It is exactly this diversity of intelligence that forms the basis of much of the criticism against IQ testing, with detractors insisting that it fails to accurately measure intelligence in its broader sense, pointing to the fact that it is not an adequate measure of creativity and emotional intelligence. It does not even come close to testing physical intelligence (hand-eye coordination, ‘ball sense’, etc).

Some critics go further, not only critisizing the scope of IQ testing, but disputing its validity entirely. Paleantologist Stephen Jay Gould, for example, in his book The Mismeasure of Man (1996), equated the tests to scientific racism, saying “…the abstraction of intelligence as a single entity, its location within the brain, its quantification as one number for each individual, and the use of these numbers to rank people in a single series of worthiness, invariably to find that oppressed and disadvantaged groups—races, classes, or sexes—are innately inferior and deserve their status.”

The above criticism rings quite true when you read about the early days of intelligence testing at the start of the 20th century. To quote wikipedia, “The eugenics movement in the USA seized on it as a means to give them credibility in diagnosing mental retardation, and thousands of American women, most of them poor African Americans, were forcibly sterilized based on their scores on IQ tests, often without their consent or knowledge.”

Given that, despite the criticisms of IQ testing, these tests have been performed extensively around the world for the past century, there’s obviously a lot of IQ data out there, which has been the source of some very interesting analyses and practices. Here’s some of my favourites:

  • Musical training in childhood has been found to correlate with higher than average IQ. As has listening to classical music (but you have to do your listening directly before the test – apparently it only serves as a 10-15 minute mental boost!). So I guess my years of listening to rock, folk and blues wouldn’t have helped much.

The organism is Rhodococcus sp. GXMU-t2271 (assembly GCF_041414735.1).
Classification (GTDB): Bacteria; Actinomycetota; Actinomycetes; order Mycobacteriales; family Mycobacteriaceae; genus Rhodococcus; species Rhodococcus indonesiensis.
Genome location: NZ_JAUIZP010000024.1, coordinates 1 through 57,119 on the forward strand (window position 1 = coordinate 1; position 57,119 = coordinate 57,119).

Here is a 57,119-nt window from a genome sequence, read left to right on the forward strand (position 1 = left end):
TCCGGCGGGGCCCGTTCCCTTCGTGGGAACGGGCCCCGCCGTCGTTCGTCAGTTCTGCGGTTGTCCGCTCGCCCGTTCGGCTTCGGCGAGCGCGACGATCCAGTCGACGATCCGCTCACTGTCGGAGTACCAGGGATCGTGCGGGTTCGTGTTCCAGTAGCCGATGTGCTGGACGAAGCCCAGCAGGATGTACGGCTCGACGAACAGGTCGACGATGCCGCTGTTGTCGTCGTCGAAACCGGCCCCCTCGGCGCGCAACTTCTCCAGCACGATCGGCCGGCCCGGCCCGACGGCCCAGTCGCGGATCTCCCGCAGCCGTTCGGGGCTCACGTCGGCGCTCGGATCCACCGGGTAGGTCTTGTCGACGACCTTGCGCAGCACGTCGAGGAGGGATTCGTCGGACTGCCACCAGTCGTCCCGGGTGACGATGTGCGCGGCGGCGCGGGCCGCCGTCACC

• IQ has been used quite extensively in human resource evaluations, when hiring new employees etc. What’s interesting is that it’s not only a too low IQ that can count against you. Apparently some US police departments have set a maximum score for new recruits (example: New London, CT has set an upper limit of 125), the argument being that those with higher IQs will become bored to soon, resulting in a too high job turnover.
  • In terms of income, it seems that there is a general correlation between IQ and income up to a certain level of IQ, but there’s no correlation between very high IQ and very high income. Top incomes are dependent on so many factors that IQ doesn’t really feature at all.
  • As far as criminal tendencies are concerned, being very clever or very stupid (in IQ terms) generally speaking seem to keep you from pursuing a life of crime. Most criminals fall in the 70-90 IQ range (i.e slightly below average), with the peak being between 80 and 90. There is, of course, the argument that only the dumb ones get caught, so maybe criminals are much smarter than the statistics suggest.
  • Politically, studies in the UK and USA have found that young adults who classify themselves as very liberal have a higher than average IQ, while those who consider themselves very conservative tends to have slightly below average IQ scores.

There are many more interesting correlations, but let’s leave it there for now. What do you think – do you believe in IQ tests, or do you think its a load of hogwash?

I personally think that the best comment on intelligence comes from Albert Einstein (he really did leave us with the greatest quotes, didn’t he?), when he said, “Everybody is a genius. But if you judge a fish by its ability to climb a tree, it will live its whole life believing that it is stupid.”